Close frequency pairs in Delta Scuti stars
Institut für Astronomie der Universität Wien, Türkenschanzstr. 17, 1180 Wien, Austria
Corresponding author: M. Breger, email@example.com
Accepted: 22 January 2002
The majority of the well-studied δ Scuti stars shows frequency pairs in the power spectra with frequency separations less than 0.06 cd-1 (Hz) as well as amplitude variability. We examine the interpretation in terms of separate excited stellar pulsation modes, single modes with variable amplitudes, and observational problems. The variable-phase technique, which examines the phase jumps near the times of minimum amplitude of an assumed single frequency, is applied to the extensive data of the star BI CMi, which shows some of the most extreme behavior. The following results are found for the 5 features in the power spectrum which could be explained as single modes with variable amplitudes or as double modes: for three features it can be shown that these are indeed pairs of separate pulsation modes beating with each other: at times of minimum amplitude the phase jumps are observed and both the observed amplitude and phase variations can be predicted correctly by assuming two separate modes of nearly equal frequencies. Artifacts caused by observational error, insufficient frequency resolution or variable amplitudes can be ruled out. A fourth pair has a probable origin in two excited modes, while a 5th case is inconclusive due to long time scales of variability and small amplitudes. The existence of close frequency needs to be taken into account in planning the lengths of earth-based as well as space campaigns so that sufficient frequency resolution is obtained. Possible reasons for the existence of close frequencies in δ Scuti stars are considered. They include the dense frequency spacing caused by the presence of mixed modes, rotational splitting as well as near-coincidence of the frequencies of modes with different values (the so-called Small Spacing).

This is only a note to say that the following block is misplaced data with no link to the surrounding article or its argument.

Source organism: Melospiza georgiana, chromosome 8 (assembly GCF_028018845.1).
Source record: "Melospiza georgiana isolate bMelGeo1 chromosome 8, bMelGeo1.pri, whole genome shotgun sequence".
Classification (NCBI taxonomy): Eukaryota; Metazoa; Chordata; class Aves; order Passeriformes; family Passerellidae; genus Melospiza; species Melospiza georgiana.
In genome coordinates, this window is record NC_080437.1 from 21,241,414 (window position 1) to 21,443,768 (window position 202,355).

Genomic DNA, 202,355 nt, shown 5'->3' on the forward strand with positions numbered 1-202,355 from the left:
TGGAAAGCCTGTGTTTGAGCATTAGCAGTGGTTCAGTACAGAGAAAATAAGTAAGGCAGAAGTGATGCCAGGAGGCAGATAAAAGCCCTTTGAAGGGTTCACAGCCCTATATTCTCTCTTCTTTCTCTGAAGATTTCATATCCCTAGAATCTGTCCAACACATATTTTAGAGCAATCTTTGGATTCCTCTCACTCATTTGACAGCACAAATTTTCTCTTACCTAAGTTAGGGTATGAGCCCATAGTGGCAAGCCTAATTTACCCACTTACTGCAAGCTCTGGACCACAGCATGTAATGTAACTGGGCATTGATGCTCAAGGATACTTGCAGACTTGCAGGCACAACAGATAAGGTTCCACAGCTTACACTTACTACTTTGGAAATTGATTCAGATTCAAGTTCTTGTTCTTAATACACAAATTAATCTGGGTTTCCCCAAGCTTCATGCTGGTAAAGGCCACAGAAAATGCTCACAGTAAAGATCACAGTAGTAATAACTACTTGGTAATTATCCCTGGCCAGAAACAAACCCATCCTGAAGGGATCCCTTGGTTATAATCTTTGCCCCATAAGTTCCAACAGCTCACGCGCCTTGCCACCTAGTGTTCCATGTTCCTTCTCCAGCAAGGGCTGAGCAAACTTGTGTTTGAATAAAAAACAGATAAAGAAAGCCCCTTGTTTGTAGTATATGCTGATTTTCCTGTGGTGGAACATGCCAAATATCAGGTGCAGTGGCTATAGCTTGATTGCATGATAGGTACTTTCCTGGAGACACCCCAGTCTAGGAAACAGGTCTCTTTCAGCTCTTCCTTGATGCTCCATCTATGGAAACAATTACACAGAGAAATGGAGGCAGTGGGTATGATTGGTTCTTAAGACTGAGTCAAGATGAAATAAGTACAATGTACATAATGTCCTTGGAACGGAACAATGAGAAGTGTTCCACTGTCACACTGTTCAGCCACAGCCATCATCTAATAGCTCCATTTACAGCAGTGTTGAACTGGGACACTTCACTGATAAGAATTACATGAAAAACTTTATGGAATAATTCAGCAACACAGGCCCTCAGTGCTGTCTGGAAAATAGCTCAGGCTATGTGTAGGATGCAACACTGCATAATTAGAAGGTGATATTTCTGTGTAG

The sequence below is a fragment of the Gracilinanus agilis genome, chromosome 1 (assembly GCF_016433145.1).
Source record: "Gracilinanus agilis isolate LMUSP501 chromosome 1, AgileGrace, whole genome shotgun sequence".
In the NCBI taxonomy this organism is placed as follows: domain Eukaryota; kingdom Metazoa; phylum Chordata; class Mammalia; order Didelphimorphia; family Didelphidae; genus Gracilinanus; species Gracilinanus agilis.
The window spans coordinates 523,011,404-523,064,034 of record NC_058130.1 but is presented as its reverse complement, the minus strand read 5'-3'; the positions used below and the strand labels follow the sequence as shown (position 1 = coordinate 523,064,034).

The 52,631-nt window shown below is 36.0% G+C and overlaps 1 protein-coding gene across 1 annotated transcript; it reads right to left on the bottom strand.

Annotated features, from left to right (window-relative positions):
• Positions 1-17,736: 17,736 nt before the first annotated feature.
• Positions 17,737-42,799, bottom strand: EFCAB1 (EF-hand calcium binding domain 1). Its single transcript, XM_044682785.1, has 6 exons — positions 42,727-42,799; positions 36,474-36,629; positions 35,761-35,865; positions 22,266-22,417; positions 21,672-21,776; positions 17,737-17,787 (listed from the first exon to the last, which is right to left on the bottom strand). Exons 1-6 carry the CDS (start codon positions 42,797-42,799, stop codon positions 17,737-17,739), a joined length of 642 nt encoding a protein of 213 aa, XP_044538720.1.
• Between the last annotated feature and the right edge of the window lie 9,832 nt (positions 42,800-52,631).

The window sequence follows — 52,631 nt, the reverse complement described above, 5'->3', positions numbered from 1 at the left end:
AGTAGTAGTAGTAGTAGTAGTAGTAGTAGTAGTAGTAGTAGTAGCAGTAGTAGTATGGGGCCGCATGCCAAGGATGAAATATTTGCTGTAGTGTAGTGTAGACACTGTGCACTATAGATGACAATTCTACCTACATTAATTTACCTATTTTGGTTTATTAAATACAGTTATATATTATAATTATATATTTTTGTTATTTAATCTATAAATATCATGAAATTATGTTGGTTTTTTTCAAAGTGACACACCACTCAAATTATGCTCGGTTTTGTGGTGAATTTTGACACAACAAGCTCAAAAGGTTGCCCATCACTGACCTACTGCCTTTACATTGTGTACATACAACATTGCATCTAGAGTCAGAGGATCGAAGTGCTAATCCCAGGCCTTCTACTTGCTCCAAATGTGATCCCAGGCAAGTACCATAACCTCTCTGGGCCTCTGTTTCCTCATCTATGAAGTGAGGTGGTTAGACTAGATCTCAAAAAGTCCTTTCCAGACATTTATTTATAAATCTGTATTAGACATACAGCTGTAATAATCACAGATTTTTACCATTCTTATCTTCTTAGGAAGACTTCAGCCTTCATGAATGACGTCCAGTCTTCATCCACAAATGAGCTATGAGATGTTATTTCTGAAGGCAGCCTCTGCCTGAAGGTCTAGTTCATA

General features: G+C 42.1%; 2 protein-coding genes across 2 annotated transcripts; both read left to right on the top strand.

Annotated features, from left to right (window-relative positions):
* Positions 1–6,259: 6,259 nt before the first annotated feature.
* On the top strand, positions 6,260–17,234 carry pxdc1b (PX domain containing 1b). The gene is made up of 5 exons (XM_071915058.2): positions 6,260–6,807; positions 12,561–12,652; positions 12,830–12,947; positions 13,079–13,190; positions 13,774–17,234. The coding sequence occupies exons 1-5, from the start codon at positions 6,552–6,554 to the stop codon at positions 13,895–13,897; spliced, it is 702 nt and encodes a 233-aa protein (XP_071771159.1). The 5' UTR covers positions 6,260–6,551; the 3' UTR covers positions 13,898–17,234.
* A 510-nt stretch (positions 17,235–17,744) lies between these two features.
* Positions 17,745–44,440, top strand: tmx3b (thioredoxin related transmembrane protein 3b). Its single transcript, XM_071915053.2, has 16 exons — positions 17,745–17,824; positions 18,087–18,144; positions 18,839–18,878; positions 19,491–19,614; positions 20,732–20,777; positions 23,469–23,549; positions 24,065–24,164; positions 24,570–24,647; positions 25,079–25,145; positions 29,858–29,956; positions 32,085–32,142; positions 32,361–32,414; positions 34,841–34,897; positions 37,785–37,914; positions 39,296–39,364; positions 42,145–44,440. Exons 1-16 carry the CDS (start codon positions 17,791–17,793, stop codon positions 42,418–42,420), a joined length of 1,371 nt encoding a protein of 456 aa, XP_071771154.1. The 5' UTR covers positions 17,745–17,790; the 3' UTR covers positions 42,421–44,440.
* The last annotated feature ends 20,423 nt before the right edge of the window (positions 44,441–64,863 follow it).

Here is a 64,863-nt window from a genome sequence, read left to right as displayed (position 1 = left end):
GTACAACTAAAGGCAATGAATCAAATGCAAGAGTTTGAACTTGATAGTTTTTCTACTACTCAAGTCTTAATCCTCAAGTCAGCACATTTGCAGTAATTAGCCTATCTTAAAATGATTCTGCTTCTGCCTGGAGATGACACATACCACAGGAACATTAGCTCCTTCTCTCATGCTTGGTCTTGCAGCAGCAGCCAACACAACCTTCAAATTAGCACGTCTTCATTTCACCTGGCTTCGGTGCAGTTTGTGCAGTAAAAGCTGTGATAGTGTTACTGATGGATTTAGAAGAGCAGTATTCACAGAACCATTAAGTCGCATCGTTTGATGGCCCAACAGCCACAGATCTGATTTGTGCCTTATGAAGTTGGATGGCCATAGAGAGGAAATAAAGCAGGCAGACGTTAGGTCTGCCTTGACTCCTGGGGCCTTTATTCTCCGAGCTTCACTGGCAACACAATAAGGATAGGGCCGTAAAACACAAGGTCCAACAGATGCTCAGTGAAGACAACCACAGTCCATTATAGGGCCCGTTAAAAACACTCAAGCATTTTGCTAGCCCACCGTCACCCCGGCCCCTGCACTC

Key words: stars: variables: δ Sct / stars: oscillations / stars: individual: BI CMi
© ESO, 2002